China’s economy leads the list of concerns of corporate executives going into next year, leading nearly half of them to delay spending plans until the outlook improves, according to a survey by Credit Suisse.
More than 40 percent of executives listed weakness in China and other Asian countries as their top concern, the Swiss bank said in an Oct. 23 report obtained by Newsmax Finance
“China as a concern is through the roof,” according to Richard Kersley, head of global equity research at Credit Suisse. “In fact, 47 percent of respondents say they have already postponed related projects. Concerns about price competition are written all over the qualitative remarks.”
China reported that its economy grew 6.9 percent in the third quarter from a year earlier, which was in line with official estimates. The country’s strength was questioned after its central bank cut interest rates on Oct. 23 to spur demand. China triggered a global swoon in stocks after devaluing its currency in August, leading investors to worry about the world’s second-biggest economy.
Credit Suisse found that concerns about China outweighed concerns about the U.S. economy, a devaluation in emerging-market currencies that would dampen demand for finished goods and Russia-related economic sanctions.
The percentage of European executives who plan to increase spending fell to 19 percent this month from 27 percent in June, when the last survey was taken. That’s still higher than the 7 percent recorded a year ago, before the European Central Bank launched its trillion-euro quantitative easing program.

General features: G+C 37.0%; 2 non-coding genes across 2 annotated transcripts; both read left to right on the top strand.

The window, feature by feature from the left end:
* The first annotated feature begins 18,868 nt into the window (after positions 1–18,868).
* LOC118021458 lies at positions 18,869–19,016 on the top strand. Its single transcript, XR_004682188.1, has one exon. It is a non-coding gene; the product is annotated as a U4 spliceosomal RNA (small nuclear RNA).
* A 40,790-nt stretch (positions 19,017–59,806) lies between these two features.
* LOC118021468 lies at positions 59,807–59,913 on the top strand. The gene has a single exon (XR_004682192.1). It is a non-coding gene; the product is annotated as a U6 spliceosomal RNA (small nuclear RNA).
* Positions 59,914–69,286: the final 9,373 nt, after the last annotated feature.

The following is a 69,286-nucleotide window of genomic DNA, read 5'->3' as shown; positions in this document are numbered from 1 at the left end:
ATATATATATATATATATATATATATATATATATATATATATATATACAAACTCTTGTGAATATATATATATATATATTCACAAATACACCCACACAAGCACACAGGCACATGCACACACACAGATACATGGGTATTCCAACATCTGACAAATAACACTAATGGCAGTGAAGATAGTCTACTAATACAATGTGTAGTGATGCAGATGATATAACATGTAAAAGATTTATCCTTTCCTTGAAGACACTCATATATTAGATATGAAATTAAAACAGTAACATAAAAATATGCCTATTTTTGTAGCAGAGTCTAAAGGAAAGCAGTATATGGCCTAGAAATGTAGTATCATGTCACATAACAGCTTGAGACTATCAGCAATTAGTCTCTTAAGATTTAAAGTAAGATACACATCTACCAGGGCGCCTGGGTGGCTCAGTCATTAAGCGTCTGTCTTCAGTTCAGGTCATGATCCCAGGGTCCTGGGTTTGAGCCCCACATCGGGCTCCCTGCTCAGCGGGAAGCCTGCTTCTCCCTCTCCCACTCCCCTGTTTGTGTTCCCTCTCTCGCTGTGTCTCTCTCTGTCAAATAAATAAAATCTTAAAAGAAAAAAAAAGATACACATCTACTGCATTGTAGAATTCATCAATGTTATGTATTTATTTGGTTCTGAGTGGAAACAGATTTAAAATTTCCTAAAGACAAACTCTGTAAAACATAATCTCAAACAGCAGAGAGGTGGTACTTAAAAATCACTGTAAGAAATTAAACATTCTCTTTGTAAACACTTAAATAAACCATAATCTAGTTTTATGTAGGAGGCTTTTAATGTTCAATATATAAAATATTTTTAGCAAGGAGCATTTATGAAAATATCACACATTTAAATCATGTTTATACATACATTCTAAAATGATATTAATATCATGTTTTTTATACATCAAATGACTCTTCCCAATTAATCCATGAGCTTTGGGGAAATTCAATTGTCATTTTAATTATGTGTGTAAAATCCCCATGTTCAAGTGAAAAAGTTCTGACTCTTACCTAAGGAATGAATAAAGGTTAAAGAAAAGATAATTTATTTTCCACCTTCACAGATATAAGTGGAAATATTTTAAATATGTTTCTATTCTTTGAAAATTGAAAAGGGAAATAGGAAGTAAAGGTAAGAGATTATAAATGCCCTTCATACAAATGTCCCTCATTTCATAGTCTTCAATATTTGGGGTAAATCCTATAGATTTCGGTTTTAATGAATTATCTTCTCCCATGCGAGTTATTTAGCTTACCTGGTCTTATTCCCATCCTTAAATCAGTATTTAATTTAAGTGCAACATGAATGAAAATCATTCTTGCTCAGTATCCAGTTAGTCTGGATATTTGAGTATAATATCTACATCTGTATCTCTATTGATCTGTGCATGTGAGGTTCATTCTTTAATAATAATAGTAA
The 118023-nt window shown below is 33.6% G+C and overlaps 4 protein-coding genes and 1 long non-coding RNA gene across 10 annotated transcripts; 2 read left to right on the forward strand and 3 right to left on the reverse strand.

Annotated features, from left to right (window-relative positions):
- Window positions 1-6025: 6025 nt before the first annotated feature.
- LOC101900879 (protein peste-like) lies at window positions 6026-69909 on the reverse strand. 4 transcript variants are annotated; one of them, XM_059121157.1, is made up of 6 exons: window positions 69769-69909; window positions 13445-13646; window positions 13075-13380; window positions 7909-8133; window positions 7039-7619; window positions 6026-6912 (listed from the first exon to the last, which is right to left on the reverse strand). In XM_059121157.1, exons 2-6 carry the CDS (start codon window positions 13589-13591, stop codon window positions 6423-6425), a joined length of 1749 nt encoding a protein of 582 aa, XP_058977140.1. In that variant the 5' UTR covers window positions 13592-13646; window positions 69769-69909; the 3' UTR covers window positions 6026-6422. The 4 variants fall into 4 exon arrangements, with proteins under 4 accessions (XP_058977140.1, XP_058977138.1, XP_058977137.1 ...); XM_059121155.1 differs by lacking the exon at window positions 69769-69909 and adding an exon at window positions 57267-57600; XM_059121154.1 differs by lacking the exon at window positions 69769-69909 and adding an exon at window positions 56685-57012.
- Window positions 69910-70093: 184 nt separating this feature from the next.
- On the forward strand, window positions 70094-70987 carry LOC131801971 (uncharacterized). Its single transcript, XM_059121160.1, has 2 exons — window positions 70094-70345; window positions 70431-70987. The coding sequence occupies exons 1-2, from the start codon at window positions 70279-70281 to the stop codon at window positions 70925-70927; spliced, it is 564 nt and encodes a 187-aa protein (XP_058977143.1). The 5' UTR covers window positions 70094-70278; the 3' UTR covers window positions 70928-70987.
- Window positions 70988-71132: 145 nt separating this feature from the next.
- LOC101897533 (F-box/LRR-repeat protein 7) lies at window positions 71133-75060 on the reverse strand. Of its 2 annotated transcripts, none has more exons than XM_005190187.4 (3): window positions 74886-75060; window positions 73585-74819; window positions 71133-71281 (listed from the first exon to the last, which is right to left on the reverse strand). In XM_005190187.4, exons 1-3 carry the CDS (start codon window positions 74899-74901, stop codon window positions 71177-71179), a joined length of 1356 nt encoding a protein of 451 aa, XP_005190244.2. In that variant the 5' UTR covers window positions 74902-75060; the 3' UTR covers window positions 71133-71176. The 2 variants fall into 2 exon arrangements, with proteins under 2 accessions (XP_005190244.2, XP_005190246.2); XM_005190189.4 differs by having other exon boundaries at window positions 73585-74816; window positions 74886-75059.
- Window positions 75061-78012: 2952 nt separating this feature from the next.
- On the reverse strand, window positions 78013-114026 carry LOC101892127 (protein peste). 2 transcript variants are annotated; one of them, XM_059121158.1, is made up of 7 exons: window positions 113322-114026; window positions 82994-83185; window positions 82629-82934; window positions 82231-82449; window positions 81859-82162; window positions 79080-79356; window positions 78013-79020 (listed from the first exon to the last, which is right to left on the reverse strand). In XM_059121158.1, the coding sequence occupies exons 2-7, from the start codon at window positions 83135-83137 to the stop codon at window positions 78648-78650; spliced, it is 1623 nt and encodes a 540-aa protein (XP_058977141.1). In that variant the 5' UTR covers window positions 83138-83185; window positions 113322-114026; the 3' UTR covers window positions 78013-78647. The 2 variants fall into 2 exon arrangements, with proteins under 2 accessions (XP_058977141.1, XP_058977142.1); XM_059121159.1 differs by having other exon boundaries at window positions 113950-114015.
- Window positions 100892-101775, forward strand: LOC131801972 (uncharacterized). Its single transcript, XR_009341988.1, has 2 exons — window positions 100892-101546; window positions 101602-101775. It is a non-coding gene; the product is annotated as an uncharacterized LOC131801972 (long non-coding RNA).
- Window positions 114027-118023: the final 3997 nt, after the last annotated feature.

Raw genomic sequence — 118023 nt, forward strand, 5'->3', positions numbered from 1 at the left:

The central bank’s actions has corporations seeking cheap financing from lenders.
“A powerful underpinning is coming from the banking system, perhaps QE-inspired,” Kersley said in the report. “The proportion seeing bank financing as a stimulus for spending has hit a record high.”
Mario Draghi, the president of the ECB, on Oct. 22 said the euro area
may need additional monetary stimulus by December after reviewing global economic data. The central bank’s current quantitative easing program buys 60 billion euros ($67 billion) a month of private and public-sector debt.
Credit Suisse surveyed 60 European corporate executives on their corporate spending plans for the next six and 12 months and the factors influencing them.
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